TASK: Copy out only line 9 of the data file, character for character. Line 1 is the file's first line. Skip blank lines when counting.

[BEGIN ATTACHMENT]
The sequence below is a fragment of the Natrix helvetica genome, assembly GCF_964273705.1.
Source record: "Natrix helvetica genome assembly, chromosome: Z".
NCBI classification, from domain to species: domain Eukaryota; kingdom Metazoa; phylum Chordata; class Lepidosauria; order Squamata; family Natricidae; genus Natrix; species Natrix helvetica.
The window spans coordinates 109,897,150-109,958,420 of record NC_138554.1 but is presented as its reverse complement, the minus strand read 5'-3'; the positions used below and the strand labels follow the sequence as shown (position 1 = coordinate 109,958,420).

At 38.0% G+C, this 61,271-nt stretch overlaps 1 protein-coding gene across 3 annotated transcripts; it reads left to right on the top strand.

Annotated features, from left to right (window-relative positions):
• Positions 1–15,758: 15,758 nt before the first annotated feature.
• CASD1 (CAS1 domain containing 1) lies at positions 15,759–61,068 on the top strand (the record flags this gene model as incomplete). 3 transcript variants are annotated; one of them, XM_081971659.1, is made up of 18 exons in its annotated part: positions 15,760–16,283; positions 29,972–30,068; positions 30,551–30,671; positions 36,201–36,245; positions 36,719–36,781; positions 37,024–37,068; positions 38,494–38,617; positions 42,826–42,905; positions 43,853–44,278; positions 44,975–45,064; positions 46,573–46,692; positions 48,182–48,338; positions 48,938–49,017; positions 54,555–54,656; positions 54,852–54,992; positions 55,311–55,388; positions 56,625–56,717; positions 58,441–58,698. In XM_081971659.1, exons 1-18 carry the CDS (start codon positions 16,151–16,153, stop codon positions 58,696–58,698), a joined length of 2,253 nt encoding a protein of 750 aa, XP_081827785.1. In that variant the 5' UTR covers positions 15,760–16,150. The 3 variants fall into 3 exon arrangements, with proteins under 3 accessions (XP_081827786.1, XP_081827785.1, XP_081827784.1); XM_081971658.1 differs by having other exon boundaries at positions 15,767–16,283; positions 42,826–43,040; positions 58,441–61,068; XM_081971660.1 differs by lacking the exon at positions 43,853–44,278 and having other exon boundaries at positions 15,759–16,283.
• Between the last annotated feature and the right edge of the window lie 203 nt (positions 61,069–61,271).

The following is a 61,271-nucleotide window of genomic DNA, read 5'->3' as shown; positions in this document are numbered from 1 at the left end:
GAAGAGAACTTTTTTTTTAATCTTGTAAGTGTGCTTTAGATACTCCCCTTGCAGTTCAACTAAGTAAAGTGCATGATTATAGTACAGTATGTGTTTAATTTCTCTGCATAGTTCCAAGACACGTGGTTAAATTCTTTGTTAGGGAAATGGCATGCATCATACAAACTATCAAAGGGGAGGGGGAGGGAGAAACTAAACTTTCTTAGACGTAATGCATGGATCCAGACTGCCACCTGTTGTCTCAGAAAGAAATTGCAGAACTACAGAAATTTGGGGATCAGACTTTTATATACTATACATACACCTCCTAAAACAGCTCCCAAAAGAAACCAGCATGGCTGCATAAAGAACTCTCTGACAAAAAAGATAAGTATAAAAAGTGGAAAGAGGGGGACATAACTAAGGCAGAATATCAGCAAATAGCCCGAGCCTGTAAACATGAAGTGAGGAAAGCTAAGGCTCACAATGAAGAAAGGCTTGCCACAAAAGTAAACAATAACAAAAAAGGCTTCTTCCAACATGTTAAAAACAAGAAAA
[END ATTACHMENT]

• Between the last annotated feature and the right edge of the window lie 203 nt (positions 61,069–61,271).